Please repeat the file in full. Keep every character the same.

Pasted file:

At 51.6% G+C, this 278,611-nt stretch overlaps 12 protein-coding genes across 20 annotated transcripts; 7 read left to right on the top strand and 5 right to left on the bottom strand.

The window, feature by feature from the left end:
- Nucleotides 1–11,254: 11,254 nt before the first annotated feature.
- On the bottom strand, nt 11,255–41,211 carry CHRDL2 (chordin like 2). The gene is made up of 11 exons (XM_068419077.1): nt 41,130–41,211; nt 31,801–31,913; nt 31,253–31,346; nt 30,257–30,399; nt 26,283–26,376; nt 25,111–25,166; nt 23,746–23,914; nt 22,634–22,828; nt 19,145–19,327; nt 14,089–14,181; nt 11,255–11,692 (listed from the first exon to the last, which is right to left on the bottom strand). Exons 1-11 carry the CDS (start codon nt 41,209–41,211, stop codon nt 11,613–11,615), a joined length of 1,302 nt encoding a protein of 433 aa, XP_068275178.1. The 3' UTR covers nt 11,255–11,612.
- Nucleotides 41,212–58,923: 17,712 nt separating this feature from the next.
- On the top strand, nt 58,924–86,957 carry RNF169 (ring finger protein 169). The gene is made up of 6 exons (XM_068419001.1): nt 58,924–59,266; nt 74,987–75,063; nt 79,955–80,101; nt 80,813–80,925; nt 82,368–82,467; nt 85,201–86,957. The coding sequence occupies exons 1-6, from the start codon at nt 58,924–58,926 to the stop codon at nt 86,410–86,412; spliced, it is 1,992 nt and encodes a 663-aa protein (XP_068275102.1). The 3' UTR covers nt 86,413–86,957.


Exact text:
At 51.6% G+C, this 278,611-nt stretch overlaps 12 protein-coding genes across 20 annotated transcripts; 7 read left to right on the top strand and 5 right to left on the bottom strand.

The window, feature by feature from the left end:
- Nucleotides 1–11,254: 11,254 nt before the first annotated feature.
- On the bottom strand, nt 11,255–41,211 carry CHRDL2 (chordin like 2). The gene is made up of 11 exons (XM_068419077.1): nt 41,130–41,211; nt 31,801–31,913; nt 31,253–31,346; nt 30,257–30,399; nt 26,283–26,376; nt 25,111–25,166; nt 23,746–23,914; nt 22,634–22,828; nt 19,145–19,327; nt 14,089–14,181; nt 11,255–11,692 (listed from the first exon to the last, which is right to left on the bottom strand). Exons 1-11 carry the CDS (start codon nt 41,209–41,211, stop codon nt 11,613–11,615), a joined length of 1,302 nt encoding a protein of 433 aa, XP_068275178.1. The 3' UTR covers nt 11,255–11,612.
- Nucleotides 41,212–58,923: 17,712 nt separating this feature from the next.
- On the top strand, nt 58,924–86,957 carry RNF169 (ring finger protein 169). The gene is made up of 6 exons (XM_068419001.1): nt 58,924–59,266; nt 74,987–75,063; nt 79,955–80,101; nt 80,813–80,925; nt 82,368–82,467; nt 85,201–86,957. The coding sequence occupies exons 1-6, from the start codon at nt 58,924–58,926 to the stop codon at nt 86,410–86,412; spliced, it is 1,992 nt and encodes a 663-aa protein (XP_068275102.1). The 3' UTR covers nt 86,413–86,957.